|Oxygen uptake rates in the hyperthermophilic anaerobe Thermotoga maritima grown in a bioreactor under controlled oxygen exposure: clues to its defence strategy against oxidative stress. |
(Article) Publié: Archives Of Microbiology, vol. 193 p.429-38 (2011)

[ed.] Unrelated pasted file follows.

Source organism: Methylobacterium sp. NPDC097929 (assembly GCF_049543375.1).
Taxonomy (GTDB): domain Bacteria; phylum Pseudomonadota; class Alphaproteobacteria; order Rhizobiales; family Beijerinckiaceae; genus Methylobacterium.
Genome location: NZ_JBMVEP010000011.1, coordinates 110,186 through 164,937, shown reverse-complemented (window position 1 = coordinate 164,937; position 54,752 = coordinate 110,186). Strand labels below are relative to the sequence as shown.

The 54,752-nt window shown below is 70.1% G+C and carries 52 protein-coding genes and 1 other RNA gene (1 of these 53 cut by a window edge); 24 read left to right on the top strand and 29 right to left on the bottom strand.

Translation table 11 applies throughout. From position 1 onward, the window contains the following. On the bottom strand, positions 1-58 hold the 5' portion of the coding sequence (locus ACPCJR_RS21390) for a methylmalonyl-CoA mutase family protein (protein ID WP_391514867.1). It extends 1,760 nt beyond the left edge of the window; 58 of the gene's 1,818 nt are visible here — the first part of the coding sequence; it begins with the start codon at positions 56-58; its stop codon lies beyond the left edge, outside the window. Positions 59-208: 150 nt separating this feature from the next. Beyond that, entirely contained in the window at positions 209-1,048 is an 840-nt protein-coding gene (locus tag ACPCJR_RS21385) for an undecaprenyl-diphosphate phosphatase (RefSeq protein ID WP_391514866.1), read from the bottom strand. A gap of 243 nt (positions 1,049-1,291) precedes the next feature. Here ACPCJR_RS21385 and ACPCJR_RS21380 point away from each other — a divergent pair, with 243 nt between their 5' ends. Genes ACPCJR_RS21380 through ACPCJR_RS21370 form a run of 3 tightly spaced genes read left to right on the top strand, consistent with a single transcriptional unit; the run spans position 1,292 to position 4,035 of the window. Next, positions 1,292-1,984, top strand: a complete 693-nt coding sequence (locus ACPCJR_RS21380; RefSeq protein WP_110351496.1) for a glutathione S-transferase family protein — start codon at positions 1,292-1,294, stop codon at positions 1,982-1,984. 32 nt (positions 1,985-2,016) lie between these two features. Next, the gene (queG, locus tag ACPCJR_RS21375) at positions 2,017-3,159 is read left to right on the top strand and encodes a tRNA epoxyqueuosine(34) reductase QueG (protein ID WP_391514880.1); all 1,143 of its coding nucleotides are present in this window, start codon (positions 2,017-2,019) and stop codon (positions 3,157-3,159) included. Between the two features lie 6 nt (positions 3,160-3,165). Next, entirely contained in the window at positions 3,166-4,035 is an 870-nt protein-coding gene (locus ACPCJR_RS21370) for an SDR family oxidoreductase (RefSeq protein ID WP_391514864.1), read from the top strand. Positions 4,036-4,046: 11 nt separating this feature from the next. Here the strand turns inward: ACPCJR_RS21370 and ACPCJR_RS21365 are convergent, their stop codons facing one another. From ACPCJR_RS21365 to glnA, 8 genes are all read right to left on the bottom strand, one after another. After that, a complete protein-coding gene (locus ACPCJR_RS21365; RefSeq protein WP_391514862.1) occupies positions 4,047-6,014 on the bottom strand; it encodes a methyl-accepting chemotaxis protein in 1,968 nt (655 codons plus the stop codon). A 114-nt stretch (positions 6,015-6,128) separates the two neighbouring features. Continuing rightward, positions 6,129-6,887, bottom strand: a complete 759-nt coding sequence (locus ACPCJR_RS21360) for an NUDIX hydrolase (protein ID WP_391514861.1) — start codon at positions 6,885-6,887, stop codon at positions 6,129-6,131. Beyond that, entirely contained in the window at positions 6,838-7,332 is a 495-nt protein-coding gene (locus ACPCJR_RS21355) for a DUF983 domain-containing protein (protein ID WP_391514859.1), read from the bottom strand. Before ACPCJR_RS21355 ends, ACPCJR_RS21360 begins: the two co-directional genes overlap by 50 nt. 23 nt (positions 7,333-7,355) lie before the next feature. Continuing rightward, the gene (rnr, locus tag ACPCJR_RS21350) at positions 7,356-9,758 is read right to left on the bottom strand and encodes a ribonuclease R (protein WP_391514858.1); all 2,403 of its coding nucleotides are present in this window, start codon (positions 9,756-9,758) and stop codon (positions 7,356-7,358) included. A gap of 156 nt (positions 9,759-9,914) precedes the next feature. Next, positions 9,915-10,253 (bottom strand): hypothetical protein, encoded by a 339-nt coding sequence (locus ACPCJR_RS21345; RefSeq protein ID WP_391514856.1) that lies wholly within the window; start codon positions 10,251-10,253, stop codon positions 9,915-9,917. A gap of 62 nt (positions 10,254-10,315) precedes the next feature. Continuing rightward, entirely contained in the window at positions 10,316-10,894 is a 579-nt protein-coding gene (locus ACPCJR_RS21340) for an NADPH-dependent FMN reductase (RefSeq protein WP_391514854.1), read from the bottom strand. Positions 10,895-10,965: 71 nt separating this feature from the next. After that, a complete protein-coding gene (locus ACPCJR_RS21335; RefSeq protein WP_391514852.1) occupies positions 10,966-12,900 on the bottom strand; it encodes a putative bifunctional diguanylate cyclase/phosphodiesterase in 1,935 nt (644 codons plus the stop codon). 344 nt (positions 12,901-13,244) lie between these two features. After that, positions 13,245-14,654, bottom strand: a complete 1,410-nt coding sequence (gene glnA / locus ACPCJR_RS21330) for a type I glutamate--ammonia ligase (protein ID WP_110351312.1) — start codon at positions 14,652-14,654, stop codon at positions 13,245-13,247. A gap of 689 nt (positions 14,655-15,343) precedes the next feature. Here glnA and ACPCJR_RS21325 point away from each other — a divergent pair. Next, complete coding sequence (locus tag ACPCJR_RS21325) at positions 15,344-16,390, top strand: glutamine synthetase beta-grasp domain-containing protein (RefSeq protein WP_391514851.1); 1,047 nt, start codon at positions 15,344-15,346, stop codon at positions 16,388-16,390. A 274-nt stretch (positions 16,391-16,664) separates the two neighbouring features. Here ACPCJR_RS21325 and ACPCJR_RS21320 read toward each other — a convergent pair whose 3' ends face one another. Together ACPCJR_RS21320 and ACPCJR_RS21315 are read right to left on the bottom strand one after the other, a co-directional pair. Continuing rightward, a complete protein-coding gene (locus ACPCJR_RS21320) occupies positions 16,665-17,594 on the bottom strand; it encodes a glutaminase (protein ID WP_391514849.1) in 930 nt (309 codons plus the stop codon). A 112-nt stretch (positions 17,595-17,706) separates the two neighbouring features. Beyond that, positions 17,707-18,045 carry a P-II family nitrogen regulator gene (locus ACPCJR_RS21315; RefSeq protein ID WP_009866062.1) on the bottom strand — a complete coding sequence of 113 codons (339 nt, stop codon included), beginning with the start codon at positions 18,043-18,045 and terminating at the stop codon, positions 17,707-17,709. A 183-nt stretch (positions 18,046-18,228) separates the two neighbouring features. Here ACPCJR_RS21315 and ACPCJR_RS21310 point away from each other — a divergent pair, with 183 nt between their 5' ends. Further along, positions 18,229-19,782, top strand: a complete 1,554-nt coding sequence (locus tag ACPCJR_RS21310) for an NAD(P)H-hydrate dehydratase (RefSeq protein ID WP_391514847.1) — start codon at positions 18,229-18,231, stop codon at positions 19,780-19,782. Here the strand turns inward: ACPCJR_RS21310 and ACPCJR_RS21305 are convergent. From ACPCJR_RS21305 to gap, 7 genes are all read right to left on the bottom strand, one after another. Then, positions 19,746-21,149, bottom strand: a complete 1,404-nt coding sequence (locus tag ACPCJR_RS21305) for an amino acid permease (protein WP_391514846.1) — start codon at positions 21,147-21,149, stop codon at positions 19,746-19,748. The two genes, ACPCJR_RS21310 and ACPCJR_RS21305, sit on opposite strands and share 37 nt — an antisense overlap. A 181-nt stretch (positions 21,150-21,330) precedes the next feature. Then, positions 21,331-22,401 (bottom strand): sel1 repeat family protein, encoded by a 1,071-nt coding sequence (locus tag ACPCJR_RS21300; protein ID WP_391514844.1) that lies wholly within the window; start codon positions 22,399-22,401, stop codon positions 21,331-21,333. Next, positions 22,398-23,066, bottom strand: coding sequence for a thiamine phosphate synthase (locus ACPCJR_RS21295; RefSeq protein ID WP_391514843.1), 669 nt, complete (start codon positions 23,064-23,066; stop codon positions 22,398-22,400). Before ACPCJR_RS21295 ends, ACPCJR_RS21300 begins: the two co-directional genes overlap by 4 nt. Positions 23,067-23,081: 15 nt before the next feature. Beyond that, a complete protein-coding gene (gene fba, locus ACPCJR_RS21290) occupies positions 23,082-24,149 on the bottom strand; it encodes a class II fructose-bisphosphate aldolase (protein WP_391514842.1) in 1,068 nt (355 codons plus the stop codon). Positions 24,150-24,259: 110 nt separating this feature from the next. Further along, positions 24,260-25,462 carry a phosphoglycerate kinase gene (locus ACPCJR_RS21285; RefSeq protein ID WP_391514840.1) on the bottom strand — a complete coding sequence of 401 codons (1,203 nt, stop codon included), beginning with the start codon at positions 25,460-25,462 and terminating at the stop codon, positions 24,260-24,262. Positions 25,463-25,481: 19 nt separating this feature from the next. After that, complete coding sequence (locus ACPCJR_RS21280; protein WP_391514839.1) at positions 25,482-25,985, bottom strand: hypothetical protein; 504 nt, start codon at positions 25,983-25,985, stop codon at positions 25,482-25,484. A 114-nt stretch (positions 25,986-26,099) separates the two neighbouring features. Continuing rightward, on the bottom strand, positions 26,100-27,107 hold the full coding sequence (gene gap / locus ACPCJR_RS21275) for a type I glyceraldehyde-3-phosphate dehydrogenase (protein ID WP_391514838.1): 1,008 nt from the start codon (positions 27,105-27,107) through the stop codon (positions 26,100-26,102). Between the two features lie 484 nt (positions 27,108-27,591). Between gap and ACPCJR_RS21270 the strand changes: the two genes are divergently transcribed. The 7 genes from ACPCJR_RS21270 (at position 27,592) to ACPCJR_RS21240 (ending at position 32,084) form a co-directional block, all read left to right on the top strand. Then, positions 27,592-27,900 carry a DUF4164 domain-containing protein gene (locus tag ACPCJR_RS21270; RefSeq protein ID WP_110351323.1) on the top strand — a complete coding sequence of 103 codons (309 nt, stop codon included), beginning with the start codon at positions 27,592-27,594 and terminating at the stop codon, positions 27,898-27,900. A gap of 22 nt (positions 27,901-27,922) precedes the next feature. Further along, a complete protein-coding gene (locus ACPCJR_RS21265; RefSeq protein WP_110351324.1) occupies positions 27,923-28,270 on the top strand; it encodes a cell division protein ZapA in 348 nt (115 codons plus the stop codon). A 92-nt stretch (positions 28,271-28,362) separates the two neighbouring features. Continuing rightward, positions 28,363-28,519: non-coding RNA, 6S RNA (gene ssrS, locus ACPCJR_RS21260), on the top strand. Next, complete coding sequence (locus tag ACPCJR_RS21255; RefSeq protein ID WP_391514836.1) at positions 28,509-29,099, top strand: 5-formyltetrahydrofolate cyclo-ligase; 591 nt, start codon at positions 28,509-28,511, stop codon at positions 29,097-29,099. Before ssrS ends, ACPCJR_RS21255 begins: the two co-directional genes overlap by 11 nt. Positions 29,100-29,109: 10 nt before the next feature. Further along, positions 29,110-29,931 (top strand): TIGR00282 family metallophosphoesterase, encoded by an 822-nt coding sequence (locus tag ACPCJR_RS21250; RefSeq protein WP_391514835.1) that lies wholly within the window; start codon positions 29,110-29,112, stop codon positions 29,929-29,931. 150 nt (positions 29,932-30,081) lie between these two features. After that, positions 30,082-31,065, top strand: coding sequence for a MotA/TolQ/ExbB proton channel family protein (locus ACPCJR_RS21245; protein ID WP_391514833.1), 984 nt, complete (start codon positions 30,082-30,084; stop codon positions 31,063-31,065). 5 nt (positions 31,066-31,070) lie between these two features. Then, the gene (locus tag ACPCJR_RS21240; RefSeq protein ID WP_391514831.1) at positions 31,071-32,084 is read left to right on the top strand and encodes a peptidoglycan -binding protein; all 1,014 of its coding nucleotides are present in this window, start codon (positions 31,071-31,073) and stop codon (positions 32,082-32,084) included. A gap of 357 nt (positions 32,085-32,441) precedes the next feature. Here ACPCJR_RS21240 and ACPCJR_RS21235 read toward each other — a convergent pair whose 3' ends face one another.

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A 2.3-L bioreactor was specially adapted to grow hyperthermophilic microorganisms under controlled conditions of temperature, pH, redox potential and dissolved O(2). Using this bioreactor regulated at 80°C and pH 7.0, we demonstrated that Thermotoga maritima recovered its growth despite being exposed to oxygen for a short time (30 min with a maximum concentration of 23 μM of dissolved oxygen). Under these conditions, we demonstrated that O(2) uptake rate, estimated at 73.6 μmoles O(2) min(-1) g proteins(-1) for dissolved oxygen, was optimal and constant, when dissolved oxygen was present in a range of 22-5 μM. Transcription analyses revealed that during short oxygen exposure, T. maritima expressed genes coding for enzymes to deal with O(2) and reactive oxygen species (ROS) such as peroxides. Thus, genes encoding ROS-scavenging systems, alkyl hydroperoxide reductase (ahp), thioredoxin-dependent thiol peroxidase (bcp 2) and to a lesser extent neelaredoxin (nlr) and rubrerythrin (rbr), were found to be upregulated during oxygen exposure. The oxygen reductase FprA, homologous to the rubredoxin-oxygen oxidoreductase (ROO) found in Desulfovibrio species, is proposed as a primary consumer of O(2) in T. maritima. Moreover, the expression of frpA was shown to depend on the redox (Eh) level of the culture medium.